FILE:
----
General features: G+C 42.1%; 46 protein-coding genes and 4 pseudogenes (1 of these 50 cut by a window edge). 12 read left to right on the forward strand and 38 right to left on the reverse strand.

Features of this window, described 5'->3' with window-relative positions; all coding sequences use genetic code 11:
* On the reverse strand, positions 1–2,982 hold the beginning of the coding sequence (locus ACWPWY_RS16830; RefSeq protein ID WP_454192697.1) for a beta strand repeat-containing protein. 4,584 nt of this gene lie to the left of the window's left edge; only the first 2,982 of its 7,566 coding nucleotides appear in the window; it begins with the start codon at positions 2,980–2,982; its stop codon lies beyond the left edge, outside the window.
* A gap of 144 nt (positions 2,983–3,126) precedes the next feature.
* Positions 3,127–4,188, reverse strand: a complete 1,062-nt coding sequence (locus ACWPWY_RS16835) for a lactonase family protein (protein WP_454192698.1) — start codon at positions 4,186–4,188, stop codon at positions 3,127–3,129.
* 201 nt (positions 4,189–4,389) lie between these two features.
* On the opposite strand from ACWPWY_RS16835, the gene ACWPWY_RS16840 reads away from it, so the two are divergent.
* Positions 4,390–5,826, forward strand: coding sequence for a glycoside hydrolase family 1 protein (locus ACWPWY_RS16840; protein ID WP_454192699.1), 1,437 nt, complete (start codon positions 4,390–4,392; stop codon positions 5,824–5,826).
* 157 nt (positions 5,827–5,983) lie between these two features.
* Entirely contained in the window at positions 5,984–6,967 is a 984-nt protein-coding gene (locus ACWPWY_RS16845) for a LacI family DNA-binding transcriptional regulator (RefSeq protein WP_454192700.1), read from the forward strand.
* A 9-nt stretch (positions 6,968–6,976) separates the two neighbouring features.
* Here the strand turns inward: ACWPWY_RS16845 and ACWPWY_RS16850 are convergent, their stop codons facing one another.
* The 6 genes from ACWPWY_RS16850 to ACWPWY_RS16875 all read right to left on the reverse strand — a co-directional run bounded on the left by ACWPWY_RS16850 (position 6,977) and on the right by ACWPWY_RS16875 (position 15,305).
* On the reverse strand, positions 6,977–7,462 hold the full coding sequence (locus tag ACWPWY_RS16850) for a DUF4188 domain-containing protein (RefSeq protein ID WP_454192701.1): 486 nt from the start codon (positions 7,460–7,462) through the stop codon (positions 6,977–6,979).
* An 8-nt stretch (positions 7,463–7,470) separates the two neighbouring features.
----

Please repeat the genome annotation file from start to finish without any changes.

General features: G+C 42.1%; 46 protein-coding genes and 4 pseudogenes (1 of these 50 cut by a window edge). 12 read left to right on the forward strand and 38 right to left on the reverse strand.

Features of this window, described 5'->3' with window-relative positions; all coding sequences use genetic code 11:
* On the reverse strand, positions 1–2,982 hold the beginning of the coding sequence (locus ACWPWY_RS16830; RefSeq protein ID WP_454192697.1) for a beta strand repeat-containing protein. 4,584 nt of this gene lie to the left of the window's left edge; only the first 2,982 of its 7,566 coding nucleotides appear in the window; it begins with the start codon at positions 2,980–2,982; its stop codon lies beyond the left edge, outside the window.
* A gap of 144 nt (positions 2,983–3,126) precedes the next feature.
* Positions 3,127–4,188, reverse strand: a complete 1,062-nt coding sequence (locus ACWPWY_RS16835) for a lactonase family protein (protein WP_454192698.1) — start codon at positions 4,186–4,188, stop codon at positions 3,127–3,129.
* 201 nt (positions 4,189–4,389) lie between these two features.
* On the opposite strand from ACWPWY_RS16835, the gene ACWPWY_RS16840 reads away from it, so the two are divergent.
* Positions 4,390–5,826, forward strand: coding sequence for a glycoside hydrolase family 1 protein (locus ACWPWY_RS16840; protein ID WP_454192699.1), 1,437 nt, complete (start codon positions 4,390–4,392; stop codon positions 5,824–5,826).
* 157 nt (positions 5,827–5,983) lie between these two features.
* Entirely contained in the window at positions 5,984–6,967 is a 984-nt protein-coding gene (locus ACWPWY_RS16845) for a LacI family DNA-binding transcriptional regulator (RefSeq protein WP_454192700.1), read from the forward strand.
* A 9-nt stretch (positions 6,968–6,976) separates the two neighbouring features.
* Here the strand turns inward: ACWPWY_RS16845 and ACWPWY_RS16850 are convergent, their stop codons facing one another.
* The 6 genes from ACWPWY_RS16850 to ACWPWY_RS16875 all read right to left on the reverse strand — a co-directional run bounded on the left by ACWPWY_RS16850 (position 6,977) and on the right by ACWPWY_RS16875 (position 15,305).
* On the reverse strand, positions 6,977–7,462 hold the full coding sequence (locus tag ACWPWY_RS16850) for a DUF4188 domain-containing protein (RefSeq protein ID WP_454192701.1): 486 nt from the start codon (positions 7,460–7,462) through the stop codon (positions 6,977–6,979).
* An 8-nt stretch (positions 7,463–7,470) separates the two neighbouring features.